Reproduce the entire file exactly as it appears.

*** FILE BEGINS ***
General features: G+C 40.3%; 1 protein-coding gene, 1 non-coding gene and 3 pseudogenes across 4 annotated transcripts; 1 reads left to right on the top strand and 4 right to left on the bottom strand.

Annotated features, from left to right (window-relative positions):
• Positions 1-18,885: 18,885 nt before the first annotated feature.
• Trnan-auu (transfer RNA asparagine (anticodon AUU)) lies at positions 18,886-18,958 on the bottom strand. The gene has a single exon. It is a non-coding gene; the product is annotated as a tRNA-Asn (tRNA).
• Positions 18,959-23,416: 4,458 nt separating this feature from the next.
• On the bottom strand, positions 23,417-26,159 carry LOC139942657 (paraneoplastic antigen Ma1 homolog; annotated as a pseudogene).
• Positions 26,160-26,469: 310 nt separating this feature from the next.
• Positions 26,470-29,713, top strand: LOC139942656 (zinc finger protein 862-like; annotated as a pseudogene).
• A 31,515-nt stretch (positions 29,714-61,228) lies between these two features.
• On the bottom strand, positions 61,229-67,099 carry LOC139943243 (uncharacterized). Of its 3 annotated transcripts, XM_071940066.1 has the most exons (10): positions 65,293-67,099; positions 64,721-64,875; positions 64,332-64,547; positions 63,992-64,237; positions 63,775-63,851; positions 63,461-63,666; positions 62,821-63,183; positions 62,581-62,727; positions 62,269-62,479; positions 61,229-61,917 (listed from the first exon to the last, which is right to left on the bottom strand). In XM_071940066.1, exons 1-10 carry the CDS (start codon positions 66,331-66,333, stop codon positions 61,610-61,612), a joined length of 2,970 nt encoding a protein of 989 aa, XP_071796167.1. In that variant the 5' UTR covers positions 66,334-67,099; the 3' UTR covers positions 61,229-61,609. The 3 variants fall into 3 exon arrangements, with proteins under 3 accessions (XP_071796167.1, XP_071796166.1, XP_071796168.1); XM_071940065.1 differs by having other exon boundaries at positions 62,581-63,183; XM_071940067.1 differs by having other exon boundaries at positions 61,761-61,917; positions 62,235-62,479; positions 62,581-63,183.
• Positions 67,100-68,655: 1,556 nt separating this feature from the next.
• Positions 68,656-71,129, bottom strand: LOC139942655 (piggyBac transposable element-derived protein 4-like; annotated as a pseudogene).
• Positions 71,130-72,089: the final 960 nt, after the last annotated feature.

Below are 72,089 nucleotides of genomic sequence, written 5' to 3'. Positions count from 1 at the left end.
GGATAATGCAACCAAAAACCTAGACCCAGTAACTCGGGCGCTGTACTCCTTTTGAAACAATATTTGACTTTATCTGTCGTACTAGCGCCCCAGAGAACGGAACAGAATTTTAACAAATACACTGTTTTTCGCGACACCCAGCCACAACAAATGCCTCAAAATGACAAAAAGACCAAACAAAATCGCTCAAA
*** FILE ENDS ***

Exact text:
General features: G+C 40.3%; 1 protein-coding gene, 1 non-coding gene and 3 pseudogenes across 4 annotated transcripts; 1 reads left to right on the top strand and 4 right to left on the bottom strand.

Annotated features, from left to right (window-relative positions):
• Positions 1-18,885: 18,885 nt before the first annotated feature.
• Trnan-auu (transfer RNA asparagine (anticodon AUU)) lies at positions 18,886-18,958 on the bottom strand. The gene has a single exon. It is a non-coding gene; the product is annotated as a tRNA-Asn (tRNA).
• Positions 18,959-23,416: 4,458 nt separating this feature from the next.
• On the bottom strand, positions 23,417-26,159 carry LOC139942657 (paraneoplastic antigen Ma1 homolog; annotated as a pseudogene).
• Positions 26,160-26,469: 310 nt separating this feature from the next.
• Positions 26,470-29,713, top strand: LOC139942656 (zinc finger protein 862-like; annotated as a pseudogene).
• A 31,515-nt stretch (positions 29,714-61,228) lies between these two features.
• On the bottom strand, positions 61,229-67,099 carry LOC139943243 (uncharacterized). Of its 3 annotated transcripts, XM_071940066.1 has the most exons (10): positions 65,293-67,099; positions 64,721-64,875; positions 64,332-64,547; positions 63,992-64,237; positions 63,775-63,851; positions 63,461-63,666; positions 62,821-63,183; positions 62,581-62,727; positions 62,269-62,479; positions 61,229-61,917 (listed from the first exon to the last, which is right to left on the bottom strand). In XM_071940066.1, exons 1-10 carry the CDS (start codon positions 66,331-66,333, stop codon positions 61,610-61,612), a joined length of 2,970 nt encoding a protein of 989 aa, XP_071796167.1. In that variant the 5' UTR covers positions 66,334-67,099; the 3' UTR covers positions 61,229-61,609. The 3 variants fall into 3 exon arrangements, with proteins under 3 accessions (XP_071796167.1, XP_071796166.1, XP_071796168.1); XM_071940065.1 differs by having other exon boundaries at positions 62,581-63,183; XM_071940067.1 differs by having other exon boundaries at positions 61,761-61,917; positions 62,235-62,479; positions 62,581-63,183.
• Positions 67,100-68,655: 1,556 nt separating this feature from the next.
• Positions 68,656-71,129, bottom strand: LOC139942655 (piggyBac transposable element-derived protein 4-like; annotated as a pseudogene).
• Positions 71,130-72,089: the final 960 nt, after the last annotated feature.

Below are 72,089 nucleotides of genomic sequence, written 5' to 3'. Positions count from 1 at the left end.
GGATAATGCAACCAAAAACCTAGACCCAGTAACTCGGGCGCTGTACTCCTTTTGAAACAATATTTGACTTTATCTGTCGTACTAGCGCCCCAGAGAACGGAACAGAATTTTAACAAATACACTGTTTTTCGCGACACCCAGCCACAACAAATGCCTCAAAATGACAAAAAGACCAAACAAAATCGCTCAAA